So lets take a look at the native prairie.  Harvey Dunn was born in Manchester, South Dakota in 1884, not too far from my Command Post, very near DeSmet, South Dakota made famous by the writer Laura Ingalls Wilder in “Little House on the Prairie.”  Harvey Dunn wanted to be an artist and attended what came to be South Dakota State University in Brookings, SD.  Taught by Ada Caldwell at SDSU we went east to study under Howard Pyle.  By 1917 he was selected as one of eight artists embedded with the American Expeditionary Forces to cover the War to End All Wars.  Here is a random example of Mr Dunn’s work from the war…

 

Harvey Dunn returned from WWI and continued his career as an illustrator.  He became known for the furious pace of production he maintained, once completing over 50 paintings for clients in eleven weeks.  One of his students once described his painting as “attacking the canvas” and said he would not have been surprised to see Mr Dunn pierce the canvas with a brush as he painted.  Mr. Dunn became a regular contributor to the illustrated magazines of the early 20th Century, a competitor with the likes of Norman Rockwell.  He had the talent and the career the vast majority of artists dream of but never achieve and deserved every bit of his success.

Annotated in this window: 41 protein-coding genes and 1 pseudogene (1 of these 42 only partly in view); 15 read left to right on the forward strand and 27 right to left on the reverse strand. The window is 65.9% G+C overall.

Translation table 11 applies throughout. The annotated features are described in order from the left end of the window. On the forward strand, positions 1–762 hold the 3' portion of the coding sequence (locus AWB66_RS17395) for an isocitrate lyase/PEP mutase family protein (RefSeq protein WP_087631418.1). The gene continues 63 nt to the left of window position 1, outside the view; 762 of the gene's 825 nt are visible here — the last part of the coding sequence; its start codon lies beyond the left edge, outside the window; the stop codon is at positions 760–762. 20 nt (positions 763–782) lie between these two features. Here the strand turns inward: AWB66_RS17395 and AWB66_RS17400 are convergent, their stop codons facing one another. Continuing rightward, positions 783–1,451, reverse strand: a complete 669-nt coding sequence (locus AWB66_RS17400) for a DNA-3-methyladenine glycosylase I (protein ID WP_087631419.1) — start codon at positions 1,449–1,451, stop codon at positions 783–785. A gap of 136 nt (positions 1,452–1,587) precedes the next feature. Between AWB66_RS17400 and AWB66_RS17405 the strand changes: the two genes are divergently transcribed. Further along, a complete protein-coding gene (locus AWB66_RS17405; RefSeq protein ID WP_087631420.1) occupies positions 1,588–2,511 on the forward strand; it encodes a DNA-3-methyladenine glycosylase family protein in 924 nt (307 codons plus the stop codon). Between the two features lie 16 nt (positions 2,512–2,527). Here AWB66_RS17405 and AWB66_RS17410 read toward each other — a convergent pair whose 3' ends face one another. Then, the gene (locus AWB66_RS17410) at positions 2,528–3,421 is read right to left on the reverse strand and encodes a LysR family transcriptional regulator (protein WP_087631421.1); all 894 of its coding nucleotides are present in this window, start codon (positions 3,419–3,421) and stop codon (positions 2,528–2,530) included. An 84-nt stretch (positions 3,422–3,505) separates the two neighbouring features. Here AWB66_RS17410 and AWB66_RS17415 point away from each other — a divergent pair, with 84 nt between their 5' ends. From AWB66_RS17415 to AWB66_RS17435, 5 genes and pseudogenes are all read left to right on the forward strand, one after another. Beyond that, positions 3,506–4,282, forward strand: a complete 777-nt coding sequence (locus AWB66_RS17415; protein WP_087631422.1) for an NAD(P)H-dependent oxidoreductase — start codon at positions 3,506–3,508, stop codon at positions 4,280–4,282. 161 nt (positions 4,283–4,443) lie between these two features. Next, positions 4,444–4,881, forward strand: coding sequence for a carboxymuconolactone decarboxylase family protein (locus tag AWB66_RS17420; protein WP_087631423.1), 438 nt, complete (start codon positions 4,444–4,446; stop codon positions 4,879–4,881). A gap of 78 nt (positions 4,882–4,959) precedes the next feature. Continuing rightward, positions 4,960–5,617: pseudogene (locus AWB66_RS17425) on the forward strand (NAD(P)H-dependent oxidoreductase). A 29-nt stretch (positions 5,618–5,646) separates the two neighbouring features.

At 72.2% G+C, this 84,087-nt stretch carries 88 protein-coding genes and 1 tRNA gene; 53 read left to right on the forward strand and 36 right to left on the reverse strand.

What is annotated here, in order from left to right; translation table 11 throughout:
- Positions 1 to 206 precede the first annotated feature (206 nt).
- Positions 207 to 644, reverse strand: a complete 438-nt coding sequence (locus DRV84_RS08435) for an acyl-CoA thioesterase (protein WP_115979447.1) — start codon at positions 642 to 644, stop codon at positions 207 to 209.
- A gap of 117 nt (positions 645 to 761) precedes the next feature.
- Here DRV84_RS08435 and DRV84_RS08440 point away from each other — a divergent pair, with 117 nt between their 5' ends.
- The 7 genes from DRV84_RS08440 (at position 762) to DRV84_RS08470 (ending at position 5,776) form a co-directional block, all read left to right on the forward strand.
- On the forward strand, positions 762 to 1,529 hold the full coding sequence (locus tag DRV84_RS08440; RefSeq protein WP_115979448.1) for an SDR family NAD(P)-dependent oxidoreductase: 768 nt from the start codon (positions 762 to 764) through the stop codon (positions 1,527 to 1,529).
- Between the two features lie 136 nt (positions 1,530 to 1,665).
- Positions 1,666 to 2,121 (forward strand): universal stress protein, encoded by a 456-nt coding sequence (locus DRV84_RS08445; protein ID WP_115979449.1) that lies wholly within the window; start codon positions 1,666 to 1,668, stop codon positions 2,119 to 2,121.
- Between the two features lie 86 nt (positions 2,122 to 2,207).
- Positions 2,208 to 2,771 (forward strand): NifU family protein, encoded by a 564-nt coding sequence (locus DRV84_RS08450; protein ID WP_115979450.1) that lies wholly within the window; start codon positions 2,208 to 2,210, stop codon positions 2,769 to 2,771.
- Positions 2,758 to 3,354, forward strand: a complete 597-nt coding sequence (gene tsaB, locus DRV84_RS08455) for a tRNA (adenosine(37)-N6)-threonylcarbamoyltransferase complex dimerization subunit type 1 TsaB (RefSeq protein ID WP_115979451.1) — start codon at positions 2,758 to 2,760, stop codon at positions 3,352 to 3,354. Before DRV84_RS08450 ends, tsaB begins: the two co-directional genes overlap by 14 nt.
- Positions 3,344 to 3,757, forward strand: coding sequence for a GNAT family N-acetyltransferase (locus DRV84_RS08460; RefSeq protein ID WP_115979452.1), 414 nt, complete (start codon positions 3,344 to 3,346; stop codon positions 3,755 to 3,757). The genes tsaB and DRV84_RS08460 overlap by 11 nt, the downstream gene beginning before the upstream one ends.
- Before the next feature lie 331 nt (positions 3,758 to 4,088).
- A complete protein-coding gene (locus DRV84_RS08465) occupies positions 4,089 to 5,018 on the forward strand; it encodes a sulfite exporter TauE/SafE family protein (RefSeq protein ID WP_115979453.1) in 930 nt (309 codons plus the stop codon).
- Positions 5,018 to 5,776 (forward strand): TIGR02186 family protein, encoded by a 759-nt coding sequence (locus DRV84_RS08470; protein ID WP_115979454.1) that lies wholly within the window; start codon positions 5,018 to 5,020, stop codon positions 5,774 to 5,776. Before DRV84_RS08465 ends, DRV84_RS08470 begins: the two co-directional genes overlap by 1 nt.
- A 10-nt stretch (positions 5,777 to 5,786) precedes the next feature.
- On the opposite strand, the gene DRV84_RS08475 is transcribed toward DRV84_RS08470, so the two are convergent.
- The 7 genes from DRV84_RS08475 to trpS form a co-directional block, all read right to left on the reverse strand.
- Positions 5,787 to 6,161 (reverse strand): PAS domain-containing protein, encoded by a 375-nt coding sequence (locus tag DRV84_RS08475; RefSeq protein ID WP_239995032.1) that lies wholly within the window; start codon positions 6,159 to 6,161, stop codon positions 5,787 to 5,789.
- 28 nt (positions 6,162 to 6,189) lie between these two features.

Now we can get back to the prairie and how this relates to my post tonight.  Harvey, if I can be more familiar, never lost his love for his roots.  All the years he enjoyed unparalleled success he never forgot the windy, cold, harsh but beautiful land of his birth.  All that time he had been sketching, drawing and painting scenes from his prairie home and gifting them to his friends and neighbors.  Most of these masterpieces weren’t seen till after his passing in 1952.